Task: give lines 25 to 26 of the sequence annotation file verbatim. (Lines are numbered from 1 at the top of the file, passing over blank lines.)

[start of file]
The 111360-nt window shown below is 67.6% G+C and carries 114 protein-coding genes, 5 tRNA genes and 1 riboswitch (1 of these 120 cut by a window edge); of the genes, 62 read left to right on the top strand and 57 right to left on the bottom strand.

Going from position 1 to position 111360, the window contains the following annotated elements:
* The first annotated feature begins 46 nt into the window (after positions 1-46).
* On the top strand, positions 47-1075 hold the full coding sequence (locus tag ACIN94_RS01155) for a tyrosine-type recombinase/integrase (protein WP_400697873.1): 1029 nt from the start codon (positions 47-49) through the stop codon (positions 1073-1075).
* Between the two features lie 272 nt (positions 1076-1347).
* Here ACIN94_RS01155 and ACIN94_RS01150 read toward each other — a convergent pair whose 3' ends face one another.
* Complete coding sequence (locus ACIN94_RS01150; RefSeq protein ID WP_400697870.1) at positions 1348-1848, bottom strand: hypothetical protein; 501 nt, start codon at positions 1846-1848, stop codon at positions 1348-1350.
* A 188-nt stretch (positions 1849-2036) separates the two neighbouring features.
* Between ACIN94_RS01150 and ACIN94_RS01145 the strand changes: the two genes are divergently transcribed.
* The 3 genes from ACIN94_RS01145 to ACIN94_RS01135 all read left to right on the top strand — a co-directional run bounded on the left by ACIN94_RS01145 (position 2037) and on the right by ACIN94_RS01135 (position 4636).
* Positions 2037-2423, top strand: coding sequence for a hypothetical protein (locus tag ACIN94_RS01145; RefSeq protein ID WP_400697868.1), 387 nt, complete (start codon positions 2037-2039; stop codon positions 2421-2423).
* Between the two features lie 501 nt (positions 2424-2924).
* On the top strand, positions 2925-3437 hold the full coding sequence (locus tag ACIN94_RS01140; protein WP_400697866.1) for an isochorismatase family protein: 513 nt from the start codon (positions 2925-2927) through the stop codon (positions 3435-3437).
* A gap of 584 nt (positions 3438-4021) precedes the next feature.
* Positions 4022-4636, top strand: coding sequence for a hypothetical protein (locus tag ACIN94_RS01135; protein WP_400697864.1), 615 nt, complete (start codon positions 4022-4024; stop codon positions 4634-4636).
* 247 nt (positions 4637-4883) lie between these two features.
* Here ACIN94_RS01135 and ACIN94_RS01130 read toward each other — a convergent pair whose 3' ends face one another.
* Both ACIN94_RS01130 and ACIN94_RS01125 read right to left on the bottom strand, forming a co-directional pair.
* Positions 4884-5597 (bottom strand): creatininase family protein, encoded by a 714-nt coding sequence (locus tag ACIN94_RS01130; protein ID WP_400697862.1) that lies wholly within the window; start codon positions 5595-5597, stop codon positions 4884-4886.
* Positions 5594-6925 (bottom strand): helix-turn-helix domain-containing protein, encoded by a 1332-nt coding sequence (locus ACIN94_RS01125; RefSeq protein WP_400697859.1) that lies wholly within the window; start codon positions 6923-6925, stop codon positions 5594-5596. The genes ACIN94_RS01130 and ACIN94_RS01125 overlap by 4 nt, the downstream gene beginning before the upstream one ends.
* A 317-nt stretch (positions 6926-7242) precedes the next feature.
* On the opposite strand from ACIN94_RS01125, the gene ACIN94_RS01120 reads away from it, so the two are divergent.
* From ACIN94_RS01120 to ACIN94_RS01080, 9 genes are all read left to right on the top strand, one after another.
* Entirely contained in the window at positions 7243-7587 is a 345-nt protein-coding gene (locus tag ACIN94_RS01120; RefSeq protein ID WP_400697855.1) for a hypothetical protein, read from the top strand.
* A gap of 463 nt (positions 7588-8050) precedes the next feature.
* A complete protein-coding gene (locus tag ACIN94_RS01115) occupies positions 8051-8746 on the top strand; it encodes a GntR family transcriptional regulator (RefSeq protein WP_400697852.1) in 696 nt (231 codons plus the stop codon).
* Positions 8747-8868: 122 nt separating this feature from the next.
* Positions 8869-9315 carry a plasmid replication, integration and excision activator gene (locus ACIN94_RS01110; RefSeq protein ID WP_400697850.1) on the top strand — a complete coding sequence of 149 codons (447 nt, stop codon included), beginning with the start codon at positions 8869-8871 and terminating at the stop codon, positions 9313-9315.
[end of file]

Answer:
* A gap of 463 nt (positions 7588-8050) precedes the next feature.
* A complete protein-coding gene (locus tag ACIN94_RS01115) occupies positions 8051-8746 on the top strand; it encodes a GntR family transcriptional regulator (RefSeq protein WP_400697852.1) in 696 nt (231 codons plus the stop codon).